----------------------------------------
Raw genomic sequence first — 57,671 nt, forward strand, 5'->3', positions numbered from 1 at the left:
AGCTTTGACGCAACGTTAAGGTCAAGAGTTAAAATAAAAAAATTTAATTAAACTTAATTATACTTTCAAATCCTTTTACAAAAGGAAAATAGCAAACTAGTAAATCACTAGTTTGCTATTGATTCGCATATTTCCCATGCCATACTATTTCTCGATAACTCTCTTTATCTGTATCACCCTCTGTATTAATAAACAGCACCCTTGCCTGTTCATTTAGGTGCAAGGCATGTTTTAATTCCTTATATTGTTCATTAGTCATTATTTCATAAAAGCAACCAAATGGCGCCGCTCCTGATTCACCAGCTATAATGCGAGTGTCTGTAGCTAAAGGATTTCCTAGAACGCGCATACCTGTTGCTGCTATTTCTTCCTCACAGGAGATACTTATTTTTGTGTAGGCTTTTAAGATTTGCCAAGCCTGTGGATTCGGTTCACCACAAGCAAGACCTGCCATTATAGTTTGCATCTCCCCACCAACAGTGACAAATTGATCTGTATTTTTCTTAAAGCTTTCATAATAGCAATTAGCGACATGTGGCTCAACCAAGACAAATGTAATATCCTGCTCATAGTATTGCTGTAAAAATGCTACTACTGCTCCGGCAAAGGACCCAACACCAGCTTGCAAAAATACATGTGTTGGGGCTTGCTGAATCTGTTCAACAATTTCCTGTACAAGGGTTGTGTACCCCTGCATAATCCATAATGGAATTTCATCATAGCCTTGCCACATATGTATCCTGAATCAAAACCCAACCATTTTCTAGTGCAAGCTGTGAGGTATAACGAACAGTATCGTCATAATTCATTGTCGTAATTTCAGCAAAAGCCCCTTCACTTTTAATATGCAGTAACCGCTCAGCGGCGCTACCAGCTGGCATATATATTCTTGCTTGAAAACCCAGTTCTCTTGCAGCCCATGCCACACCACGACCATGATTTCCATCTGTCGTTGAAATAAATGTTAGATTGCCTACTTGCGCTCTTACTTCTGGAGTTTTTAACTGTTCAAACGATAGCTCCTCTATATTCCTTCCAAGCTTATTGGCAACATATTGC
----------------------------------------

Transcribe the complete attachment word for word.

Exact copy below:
Raw genomic sequence first — 57,671 nt, forward strand, 5'->3', positions numbered from 1 at the left:
AGCTTTGACGCAACGTTAAGGTCAAGAGTTAAAATAAAAAAATTTAATTAAACTTAATTATACTTTCAAATCCTTTTACAAAAGGAAAATAGCAAACTAGTAAATCACTAGTTTGCTATTGATTCGCATATTTCCCATGCCATACTATTTCTCGATAACTCTCTTTATCTGTATCACCCTCTGTATTAATAAACAGCACCCTTGCCTGTTCATTTAGGTGCAAGGCATGTTTTAATTCCTTATATTGTTCATTAGTCATTATTTCATAAAAGCAACCAAATGGCGCCGCTCCTGATTCACCAGCTATAATGCGAGTGTCTGTAGCTAAAGGATTTCCTAGAACGCGCATACCTGTTGCTGCTATTTCTTCCTCACAGGAGATACTTATTTTTGTGTAGGCTTTTAAGATTTGCCAAGCCTGTGGATTCGGTTCACCACAAGCAAGACCTGCCATTATAGTTTGCATCTCCCCACCAACAGTGACAAATTGATCTGTATTTTTCTTAAAGCTTTCATAATAGCAATTAGCGACATGTGGCTCAACCAAGACAAATGTAATATCCTGCTCATAGTATTGCTGTAAAAATGCTACTACTGCTCCGGCAAAGGACCCAACACCAGCTTGCAAAAATACATGTGTTGGGGCTTGCTGAATCTGTTCAACAATTTCCTGTACAAGGGTTGTGTACCCCTGCATAATCCATAATGGAATTTCATCATAGCCTTGCCACATATGTATCCTGAATCAAAACCCAACCATTTTCTAGTGCAAGCTGTGAGGTATAACGAACAGTATCGTCATAATTCATTGTCGTAATTTCAGCAAAAGCCCCTTCACTTTTAATATGCAGTAACCGCTCAGCGGCGCTACCAGCTGGCATATATATTCTTGCTTGAAAACCCAGTTCTCTTGCAGCCCATGCCACACCACGACCATGATTTCCATCTGTCGTTGAAATAAATGTTAGATTGCCTACTTGCGCTCTTACTTCTGGAGTTTTTAACTGTTCAAACGATAGCTCCTCTATATTCCTTCCAAGCTTATTGGCAACATATTGC